May 5, 2004 - From the July, 2003 issue

Maglev Proposal For LA-To-Anaheim Orange Line Spearheaded By Southgate Mayor De La Torre

High-speed rail is rapidly becoming a viable option for meeting California's inter-regional and intra-regional transportation needs. One intra-regional proposal gaining expediency is the Orange Line, which would connect Union Station to Anaheim, with stops throughout Orange County. MIR is pleased to present this interview with Hector De La Torre, Mayor of the City of Southgate and Chairman of the Orange Line Development Authority, in which he discusses the Orange Line proposal.

Brief our readers on the goals and planned route for the proposed Southern California Maglev -Orange Line.

We want to go from Downtown LA to the Anaheim/Santa Ana area in Orange County. The reason is to provide an alternative to the public-commuters, tourists and travelers-to get from point A to point B in a way that will be not just competitive with the car, but actually provide an added incentive to get out of your car. High-speed rail gets you there faster than your own car. We think that that's something that's going to need to happen if we're going to get people out of their cars and using public transit in Southern California.

Elaborate on the proposed route, speed and location of station stops?

The stops would be about every two miles or so along the old Pacific Electric line. This will not go over 200 miles per hour like some of the other high-speed trains currently out on the market. But, it would go over 100 miles per hour using magnetic levitation. Maglev trains can accelerate and decelerate very quickly, smoothly and very quietly. It will have elevated columns much like the monorail at Disneyland, so it will not interfere with the normal flow of vehicular traffic. A good chunk of the right-of-way, the part that was the Pacific Electric Red Line, already is accessible to lay down track.

With stops about every two miles along the route, there can be some positive economic development, both residential and commercial, near the stations. So, some of these cities in the core of Southeast LA County and in Northern Orange County will see a benefit from the train as well.

Who are the chief advocates for this Maglev Rail Line?

So far, the cities along the corridor are pushing this along, providing some of the initial planning money. We have the bulk of the cities in Southeast LA County, except for one. And, the city of Los Angeles is studying the plan. On the Orange County side, we have a handful of cities going all the way to Garden Grove at this time.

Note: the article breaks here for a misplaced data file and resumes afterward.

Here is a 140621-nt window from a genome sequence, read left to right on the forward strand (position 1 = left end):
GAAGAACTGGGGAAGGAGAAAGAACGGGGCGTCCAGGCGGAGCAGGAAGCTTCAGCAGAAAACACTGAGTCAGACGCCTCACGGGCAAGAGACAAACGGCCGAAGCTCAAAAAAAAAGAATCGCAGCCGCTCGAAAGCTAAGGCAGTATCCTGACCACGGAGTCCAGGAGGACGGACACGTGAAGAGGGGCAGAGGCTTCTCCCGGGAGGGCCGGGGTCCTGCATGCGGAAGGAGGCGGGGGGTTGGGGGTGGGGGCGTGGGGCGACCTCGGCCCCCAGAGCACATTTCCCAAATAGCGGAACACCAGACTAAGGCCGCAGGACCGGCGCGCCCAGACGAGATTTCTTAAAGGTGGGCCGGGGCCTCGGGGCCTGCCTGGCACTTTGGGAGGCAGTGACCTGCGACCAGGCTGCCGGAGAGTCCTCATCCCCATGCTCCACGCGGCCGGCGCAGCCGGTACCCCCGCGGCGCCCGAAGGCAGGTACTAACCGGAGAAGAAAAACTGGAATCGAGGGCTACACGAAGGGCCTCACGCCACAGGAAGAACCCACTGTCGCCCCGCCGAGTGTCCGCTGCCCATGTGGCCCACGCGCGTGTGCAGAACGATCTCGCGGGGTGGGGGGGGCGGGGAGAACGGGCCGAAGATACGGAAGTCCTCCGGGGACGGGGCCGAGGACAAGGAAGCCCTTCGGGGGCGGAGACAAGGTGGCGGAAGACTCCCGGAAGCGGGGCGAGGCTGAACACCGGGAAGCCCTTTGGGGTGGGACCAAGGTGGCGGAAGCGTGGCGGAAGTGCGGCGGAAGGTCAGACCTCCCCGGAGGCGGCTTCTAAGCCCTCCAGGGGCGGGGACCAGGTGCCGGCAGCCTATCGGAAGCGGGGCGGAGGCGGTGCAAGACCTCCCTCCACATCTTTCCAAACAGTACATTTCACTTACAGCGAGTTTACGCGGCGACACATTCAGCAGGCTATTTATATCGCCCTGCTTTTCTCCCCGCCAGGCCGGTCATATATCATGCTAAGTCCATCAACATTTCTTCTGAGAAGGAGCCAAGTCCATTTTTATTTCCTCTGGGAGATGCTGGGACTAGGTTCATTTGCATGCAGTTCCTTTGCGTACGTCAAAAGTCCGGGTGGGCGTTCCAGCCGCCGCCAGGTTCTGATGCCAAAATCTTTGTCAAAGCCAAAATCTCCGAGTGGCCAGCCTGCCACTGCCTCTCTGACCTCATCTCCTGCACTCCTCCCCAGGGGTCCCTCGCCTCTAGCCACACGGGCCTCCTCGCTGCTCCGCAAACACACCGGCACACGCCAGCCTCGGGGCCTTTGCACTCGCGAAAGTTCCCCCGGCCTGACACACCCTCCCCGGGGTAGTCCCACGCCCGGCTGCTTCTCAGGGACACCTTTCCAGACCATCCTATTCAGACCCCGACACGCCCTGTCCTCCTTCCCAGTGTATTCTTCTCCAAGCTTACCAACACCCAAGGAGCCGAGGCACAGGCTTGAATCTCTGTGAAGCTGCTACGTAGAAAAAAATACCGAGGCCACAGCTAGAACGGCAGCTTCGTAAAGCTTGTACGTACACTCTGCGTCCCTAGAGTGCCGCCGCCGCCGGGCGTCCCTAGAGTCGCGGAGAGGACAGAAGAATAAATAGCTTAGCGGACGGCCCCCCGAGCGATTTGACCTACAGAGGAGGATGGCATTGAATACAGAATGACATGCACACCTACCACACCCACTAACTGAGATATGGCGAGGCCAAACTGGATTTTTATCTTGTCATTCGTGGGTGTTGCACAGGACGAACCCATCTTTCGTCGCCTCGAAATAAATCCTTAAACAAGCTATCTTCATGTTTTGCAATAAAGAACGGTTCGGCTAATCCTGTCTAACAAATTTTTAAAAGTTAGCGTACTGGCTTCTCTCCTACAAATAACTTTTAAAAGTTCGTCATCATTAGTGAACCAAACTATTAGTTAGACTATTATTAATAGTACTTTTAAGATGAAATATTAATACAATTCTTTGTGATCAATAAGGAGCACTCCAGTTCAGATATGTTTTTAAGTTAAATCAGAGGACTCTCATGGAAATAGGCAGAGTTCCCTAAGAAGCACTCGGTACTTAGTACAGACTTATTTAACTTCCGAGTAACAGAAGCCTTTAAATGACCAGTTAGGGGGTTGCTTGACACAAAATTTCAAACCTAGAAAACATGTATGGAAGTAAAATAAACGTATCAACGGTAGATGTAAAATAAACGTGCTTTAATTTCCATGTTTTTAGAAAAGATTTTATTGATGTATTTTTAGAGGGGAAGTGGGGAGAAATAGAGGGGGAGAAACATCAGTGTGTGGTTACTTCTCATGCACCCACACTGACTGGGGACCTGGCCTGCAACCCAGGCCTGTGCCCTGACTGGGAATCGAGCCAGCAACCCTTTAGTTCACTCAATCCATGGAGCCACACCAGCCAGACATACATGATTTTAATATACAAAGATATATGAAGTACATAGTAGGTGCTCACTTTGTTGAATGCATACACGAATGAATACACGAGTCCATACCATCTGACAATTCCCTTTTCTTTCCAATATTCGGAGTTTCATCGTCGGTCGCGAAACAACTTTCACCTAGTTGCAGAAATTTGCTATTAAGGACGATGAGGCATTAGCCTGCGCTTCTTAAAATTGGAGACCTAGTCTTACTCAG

The idea is that this line would be both a commuter line and a line for tourists. And, if we went down to John Wayne Airport, we could pick up some travelers going to and from the airport.

How would the Orange line connect to a network of other high-speed lines in California?

Well there are a lot of options right now for high-speed rail. There is the California line that you mentioned, going from the Bay Area down the Central Valley to Southern California. We have the California-Nevada Line, between Las Vegas and Anaheim. You have a number of lines within Southern California between, for example, LAX and March Air Force Base and another line between Lancaster/Palmdale and LAX. So those are a couple of the other lines being mentioned in addition to ours.

The idea with our Orange Line is, again, to get mixed uses so that we get maximum ridership 24/7. That's the only way one of these undertakings is going to work. You can't just rely on commuter traffic. You have got to have other traffic on the evenings and weekends to make these things financially feasible.

Many commentators on inter-city rail have noted that it's difficult to construct a cost-benefit analysis in support of such projects. What's the Orange Line's funding mechanism likely to be? How will this project be sold to the public?

There are some private parties who are interested in this project. What we're looking to do is, hopefully, turn this into a public-private partnership along the lines of what the Alameda Corridor did for the container traffic. We want to get some public-private partnership in there to try to not just have it all be public money going into this project. The financing method would be that you would float some bonds and then take the revenues from the project and pay off the bonds, much like they did with the Alameda corridor. That's the gist of the financing mechanism.

How does the Orange Line compete for funding with the envisioned California Rail Line, the California/Nevada Line and the LAX to Palmdale high speed rail proposal?

I see them as completely different. Some of those other lines are single-use. The California Line is more of an alternative to flying or driving the long distance between Southern California and Northern California. The airport-to-airport lines just won't see the 24/7 ridership on a regular basis. Having airports as endpoints doesn't make a whole lot of sense. Are they trying to get people to fly into an airport and then take this line to another airport then to fly on to somewhere else from there. The logic of that escapes me.